Mickey Jogoleff had to change something.
He was obese, weighing at least 245 pounds (he might have been heavier, but he actively avoided the scale). He abused his body, smoked cigarettes, drank a lot, and defended it all with the excuse of “living life to the fullest.” He couldn’t make it through the day without needing to unbutton his pants to breathe. He couldn’t do a pull up, and would never take his shirt off in public.
That was then. That was before he spent 12 months honing his diet and exercise, taking his weight from 245+ pounds to 168 pounds, a loss of at least 77 pounds. Now 32 years old, he cut his body fat percentage down to 9 percent and at one point, he even got it as low as 3 percent.
Note: All bolding is done by BarBend editorial team for emphasis.
A Shaky Start
Mickey initially tried losing weight without the guidance of a pro, which he now sees as a mistake.
“When I looked in the mirror I saw the “fat” me, and I would starve myself and punish myself with workouts,” he says. “I was stuck, super frustrated, tired of busting my ass while starving myself.”
Eventually he sought the services of biochemist and BarBend Expert Dr. Trevor Kashey, founder of TKN Nutrition. When he approached Dr. Kashey, he was eating 1,500 calories a day and working out six or seven days a week.
Now, he eats more and lifts less: 3,500 calories a day, training three to four days a week.
How the Nutrition Actually Worked
“I did my best to stay ‘short sighted,'” he says. “I would talk with my coach and we would just come up with a plan for the week. That would be my main focus; I would not think about next week, next month, or anything but the next step.”
The biggest changes he made were eating fewer meals on the go — no more running on coffee, fast food, and cigarettes. He cooked more and cut back on beer, but the process of tracking his calories and consulting with an expert taught him that he can still enjoy food while looking good.
“I can have both,” he says. “Before I started, I was very strict with meal prepping and had a low carb intake, but I didn’t actually track anything. I was just adamant about ‘eating healthy.'”
Once he started tracking his food, he was able to be more consistent with his weight loss and it eliminated the feeling of restricting himself: if he stayed inside his calorie goal, he could make room for his favorite foods and even the occasional beer.
“I was given guidelines to operate in and have it fit my plan. The easiest way for me was coming up with some staple go-to meals,” he says. “I pick a carb of choice, normally a mix of rice and veggies, then my protein of choice, normally chicken thighs, then top it off with fat, normally olive oil. Throw all that into a big bowl, mix it up, and divide it into however many times I want to eat. Simple and fast, while still allowing me the ability to mix it up.”
(His wife calls it the Super Bowl.)
Once he was actually monitoring calories and following expert guidance, Mickey found he was doubling the amount of food he was eating. It enabled him to be less restrictive when eating out with his wife — he could drink wine and have dessert while still meeting his calorie goal. Today, in the best shape of his life, he’s eating over 500 grams of carbs per day.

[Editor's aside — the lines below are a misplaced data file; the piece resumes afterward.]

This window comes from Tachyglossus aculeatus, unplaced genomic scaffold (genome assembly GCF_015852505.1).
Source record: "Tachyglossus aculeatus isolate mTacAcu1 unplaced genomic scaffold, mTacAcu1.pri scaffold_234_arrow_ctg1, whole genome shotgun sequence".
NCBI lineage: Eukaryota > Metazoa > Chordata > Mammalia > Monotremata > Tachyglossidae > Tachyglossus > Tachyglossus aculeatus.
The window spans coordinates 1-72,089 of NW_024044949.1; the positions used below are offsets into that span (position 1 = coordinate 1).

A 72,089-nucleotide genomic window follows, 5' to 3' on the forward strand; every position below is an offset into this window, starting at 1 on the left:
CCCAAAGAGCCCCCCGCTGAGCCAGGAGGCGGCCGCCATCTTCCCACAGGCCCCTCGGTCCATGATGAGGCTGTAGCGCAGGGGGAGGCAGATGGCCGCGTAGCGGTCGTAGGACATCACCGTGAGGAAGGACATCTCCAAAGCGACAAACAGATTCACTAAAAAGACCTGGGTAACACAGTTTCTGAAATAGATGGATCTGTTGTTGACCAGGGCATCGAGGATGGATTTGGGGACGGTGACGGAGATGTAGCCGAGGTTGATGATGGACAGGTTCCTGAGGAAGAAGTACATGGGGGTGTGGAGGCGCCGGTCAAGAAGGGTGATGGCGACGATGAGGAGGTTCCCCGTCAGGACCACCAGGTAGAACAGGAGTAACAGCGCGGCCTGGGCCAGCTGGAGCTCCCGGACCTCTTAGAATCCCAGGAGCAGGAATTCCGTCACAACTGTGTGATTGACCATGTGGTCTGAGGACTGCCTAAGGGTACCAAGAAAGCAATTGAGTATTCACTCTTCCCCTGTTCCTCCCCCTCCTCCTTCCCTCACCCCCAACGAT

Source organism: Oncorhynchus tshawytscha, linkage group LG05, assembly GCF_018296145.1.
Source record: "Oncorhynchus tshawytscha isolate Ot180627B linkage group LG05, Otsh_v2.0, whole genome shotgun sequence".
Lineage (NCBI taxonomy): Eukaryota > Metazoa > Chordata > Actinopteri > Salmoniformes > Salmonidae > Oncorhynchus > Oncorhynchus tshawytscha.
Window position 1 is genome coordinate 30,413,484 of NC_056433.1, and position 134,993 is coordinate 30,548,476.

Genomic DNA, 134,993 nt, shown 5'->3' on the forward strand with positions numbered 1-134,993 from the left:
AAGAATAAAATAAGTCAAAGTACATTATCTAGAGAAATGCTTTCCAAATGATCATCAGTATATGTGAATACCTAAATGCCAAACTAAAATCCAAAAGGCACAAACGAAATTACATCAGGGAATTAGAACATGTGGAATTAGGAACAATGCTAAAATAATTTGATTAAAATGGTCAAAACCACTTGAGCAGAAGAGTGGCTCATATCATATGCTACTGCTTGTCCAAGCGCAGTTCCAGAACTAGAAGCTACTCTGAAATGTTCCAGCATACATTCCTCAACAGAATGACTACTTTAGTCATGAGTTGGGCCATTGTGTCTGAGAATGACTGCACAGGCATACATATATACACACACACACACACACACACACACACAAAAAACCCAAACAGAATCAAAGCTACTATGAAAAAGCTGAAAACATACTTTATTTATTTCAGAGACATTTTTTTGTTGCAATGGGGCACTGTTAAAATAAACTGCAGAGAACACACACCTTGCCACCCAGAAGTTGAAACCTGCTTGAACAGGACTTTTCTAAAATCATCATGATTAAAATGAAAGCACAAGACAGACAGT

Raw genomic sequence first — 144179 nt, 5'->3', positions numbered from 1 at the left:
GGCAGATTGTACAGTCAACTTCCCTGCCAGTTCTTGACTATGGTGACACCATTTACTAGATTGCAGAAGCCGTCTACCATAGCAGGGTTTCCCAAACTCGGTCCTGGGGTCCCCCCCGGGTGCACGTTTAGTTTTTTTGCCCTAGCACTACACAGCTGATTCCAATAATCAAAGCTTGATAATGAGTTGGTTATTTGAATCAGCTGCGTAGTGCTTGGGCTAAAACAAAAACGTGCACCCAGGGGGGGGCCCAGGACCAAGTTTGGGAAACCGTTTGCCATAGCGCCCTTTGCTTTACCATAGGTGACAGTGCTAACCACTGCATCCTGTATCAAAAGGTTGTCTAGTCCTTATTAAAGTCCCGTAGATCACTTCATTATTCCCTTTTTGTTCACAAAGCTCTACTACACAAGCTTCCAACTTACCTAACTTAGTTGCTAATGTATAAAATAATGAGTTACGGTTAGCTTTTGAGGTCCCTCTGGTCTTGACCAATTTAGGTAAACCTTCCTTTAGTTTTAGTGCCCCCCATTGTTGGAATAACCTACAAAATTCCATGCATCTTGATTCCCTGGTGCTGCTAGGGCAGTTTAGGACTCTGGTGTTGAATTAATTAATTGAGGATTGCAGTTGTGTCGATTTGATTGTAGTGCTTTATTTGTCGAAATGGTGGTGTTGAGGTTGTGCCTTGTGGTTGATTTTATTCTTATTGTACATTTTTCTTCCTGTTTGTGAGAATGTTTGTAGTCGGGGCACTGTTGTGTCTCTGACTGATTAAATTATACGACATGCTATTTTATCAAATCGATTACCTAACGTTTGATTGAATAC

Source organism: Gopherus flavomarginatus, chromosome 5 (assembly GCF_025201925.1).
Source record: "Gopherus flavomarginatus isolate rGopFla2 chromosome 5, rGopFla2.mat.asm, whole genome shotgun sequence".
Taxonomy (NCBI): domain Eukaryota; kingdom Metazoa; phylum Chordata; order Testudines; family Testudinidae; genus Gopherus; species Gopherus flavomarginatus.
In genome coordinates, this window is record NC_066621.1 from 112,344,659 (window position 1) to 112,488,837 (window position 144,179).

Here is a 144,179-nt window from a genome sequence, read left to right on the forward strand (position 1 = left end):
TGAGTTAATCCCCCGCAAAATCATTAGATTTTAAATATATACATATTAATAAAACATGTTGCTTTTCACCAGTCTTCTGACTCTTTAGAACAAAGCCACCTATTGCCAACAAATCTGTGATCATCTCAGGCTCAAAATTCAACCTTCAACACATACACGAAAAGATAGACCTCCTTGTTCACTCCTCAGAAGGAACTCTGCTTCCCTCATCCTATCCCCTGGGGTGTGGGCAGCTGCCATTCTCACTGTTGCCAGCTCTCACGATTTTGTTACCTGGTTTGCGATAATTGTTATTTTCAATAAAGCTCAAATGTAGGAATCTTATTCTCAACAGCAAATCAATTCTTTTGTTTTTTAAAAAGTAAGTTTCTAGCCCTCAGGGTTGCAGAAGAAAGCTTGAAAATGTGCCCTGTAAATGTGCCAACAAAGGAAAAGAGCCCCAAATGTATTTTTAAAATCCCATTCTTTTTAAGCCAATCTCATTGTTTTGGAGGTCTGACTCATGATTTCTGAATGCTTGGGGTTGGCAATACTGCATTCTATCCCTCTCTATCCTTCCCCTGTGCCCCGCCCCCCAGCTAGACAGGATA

“My biggest challenge was definitely a busy schedule,” he says. (Mickey, like almost everyone in his family, is a construction worker.) “Part of the reason my weight had gotten so out of hand was long hours. So I never cooked, which meant lots of takeaway tacos and fast food followed by beers to unwind after work. The crockpot and rice cooker, or things I could set and forget, were huge for me; keeping it simple and making sure I was set up because I have little to no time.”
[Related: Our guide to making easy, inexpensive protein in your crockpot.]
“I have tried many different style of training, from bodyweight calisthenics, bodybuilding, cardio, big lifts,” he says. “Ultimately, I found my home with a solid routine of little to no cardio and lifting three to four days a week. I do track my weight to measure progress and continue to push myself.”
While losing weight, Mickey’s relative strength — his strength to bodyweight — dramatically increased. (“Which is freaking awesome,” he notes.) Here’s how much he could lift before and after his 80-ish pound weight loss.
- Squat: 185lb
- Bench: 225lb
- Deadlift: 275lb
- Overhead Press: 115lb
- Squat: 315lb (130lb improvement)
- Bench: 315lb (90lb improvement)
- Deadlift: 405lb (130lb improvement)
- Overhead Press: 165lb (50lb improvement)
“Lifting, for me, is focused around building and maintaining strength,” he adds. “I focus on basic barbell movements while also incorporating some accessory work [like] weighted pull-ups. I will typically rotate between hypertrophy and strength cycles.”
His cardio consists entirely of nightly walks with his wife.
“I am happier than I have ever been or ever thought possible. I have endless energy, I am able to go out on a date with my wife without worrying about what I eat, I no longer live in fear of gaining the weight back,” he says. “I am in disbelief when I talk with people and they tell me they want to look like me. It feels like a dream.”
But the best part? He’s inspired his loved ones to take care of their own health. His dad and brother are in the best shape of their lives and his mom has lost over 100 pounds.
“Without knowing, I was leading by example.”